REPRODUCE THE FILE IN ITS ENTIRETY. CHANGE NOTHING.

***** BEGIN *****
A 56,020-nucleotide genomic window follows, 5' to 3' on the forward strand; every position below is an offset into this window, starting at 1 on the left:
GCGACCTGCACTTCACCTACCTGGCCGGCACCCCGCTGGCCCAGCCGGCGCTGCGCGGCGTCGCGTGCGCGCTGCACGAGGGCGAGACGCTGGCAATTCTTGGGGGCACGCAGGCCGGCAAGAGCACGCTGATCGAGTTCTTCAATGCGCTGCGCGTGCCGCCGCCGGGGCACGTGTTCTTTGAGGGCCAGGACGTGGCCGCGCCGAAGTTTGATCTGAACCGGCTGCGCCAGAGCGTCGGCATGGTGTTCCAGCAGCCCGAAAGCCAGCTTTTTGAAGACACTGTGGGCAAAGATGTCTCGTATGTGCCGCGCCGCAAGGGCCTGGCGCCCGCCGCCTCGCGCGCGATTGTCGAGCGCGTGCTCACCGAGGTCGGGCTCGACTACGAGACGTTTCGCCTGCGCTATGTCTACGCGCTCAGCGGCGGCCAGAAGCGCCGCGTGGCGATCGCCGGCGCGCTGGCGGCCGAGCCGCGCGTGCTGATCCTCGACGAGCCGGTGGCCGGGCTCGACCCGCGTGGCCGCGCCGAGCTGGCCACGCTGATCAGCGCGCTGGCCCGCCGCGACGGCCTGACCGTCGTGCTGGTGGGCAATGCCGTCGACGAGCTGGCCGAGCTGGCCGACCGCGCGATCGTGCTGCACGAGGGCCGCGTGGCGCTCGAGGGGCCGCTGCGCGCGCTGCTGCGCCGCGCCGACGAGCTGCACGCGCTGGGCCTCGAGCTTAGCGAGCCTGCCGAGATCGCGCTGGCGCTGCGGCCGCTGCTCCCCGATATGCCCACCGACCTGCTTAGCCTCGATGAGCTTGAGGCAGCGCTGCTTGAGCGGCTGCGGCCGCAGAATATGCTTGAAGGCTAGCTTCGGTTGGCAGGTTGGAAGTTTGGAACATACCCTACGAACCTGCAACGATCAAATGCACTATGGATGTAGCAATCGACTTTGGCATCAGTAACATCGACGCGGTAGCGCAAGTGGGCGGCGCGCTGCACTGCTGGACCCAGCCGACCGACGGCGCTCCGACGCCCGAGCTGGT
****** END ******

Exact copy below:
A 56,020-nucleotide genomic window follows, 5' to 3' on the forward strand; every position below is an offset into this window, starting at 1 on the left:
GCGACCTGCACTTCACCTACCTGGCCGGCACCCCGCTGGCCCAGCCGGCGCTGCGCGGCGTCGCGTGCGCGCTGCACGAGGGCGAGACGCTGGCAATTCTTGGGGGCACGCAGGCCGGCAAGAGCACGCTGATCGAGTTCTTCAATGCGCTGCGCGTGCCGCCGCCGGGGCACGTGTTCTTTGAGGGCCAGGACGTGGCCGCGCCGAAGTTTGATCTGAACCGGCTGCGCCAGAGCGTCGGCATGGTGTTCCAGCAGCCCGAAAGCCAGCTTTTTGAAGACACTGTGGGCAAAGATGTCTCGTATGTGCCGCGCCGCAAGGGCCTGGCGCCCGCCGCCTCGCGCGCGATTGTCGAGCGCGTGCTCACCGAGGTCGGGCTCGACTACGAGACGTTTCGCCTGCGCTATGTCTACGCGCTCAGCGGCGGCCAGAAGCGCCGCGTGGCGATCGCCGGCGCGCTGGCGGCCGAGCCGCGCGTGCTGATCCTCGACGAGCCGGTGGCCGGGCTCGACCCGCGTGGCCGCGCCGAGCTGGCCACGCTGATCAGCGCGCTGGCCCGCCGCGACGGCCTGACCGTCGTGCTGGTGGGCAATGCCGTCGACGAGCTGGCCGAGCTGGCCGACCGCGCGATCGTGCTGCACGAGGGCCGCGTGGCGCTCGAGGGGCCGCTGCGCGCGCTGCTGCGCCGCGCCGACGAGCTGCACGCGCTGGGCCTCGAGCTTAGCGAGCCTGCCGAGATCGCGCTGGCGCTGCGGCCGCTGCTCCCCGATATGCCCACCGACCTGCTTAGCCTCGATGAGCTTGAGGCAGCGCTGCTTGAGCGGCTGCGGCCGCAGAATATGCTTGAAGGCTAGCTTCGGTTGGCAGGTTGGAAGTTTGGAACATACCCTACGAACCTGCAACGATCAAATGCACTATGGATGTAGCAATCGACTTTGGCATCAGTAACATCGACGCGGTAGCGCAAGTGGGCGGCGCGCTGCACTGCTGGACCCAGCCGACCGACGGCGCTCCGACGCCCGAGCTGGT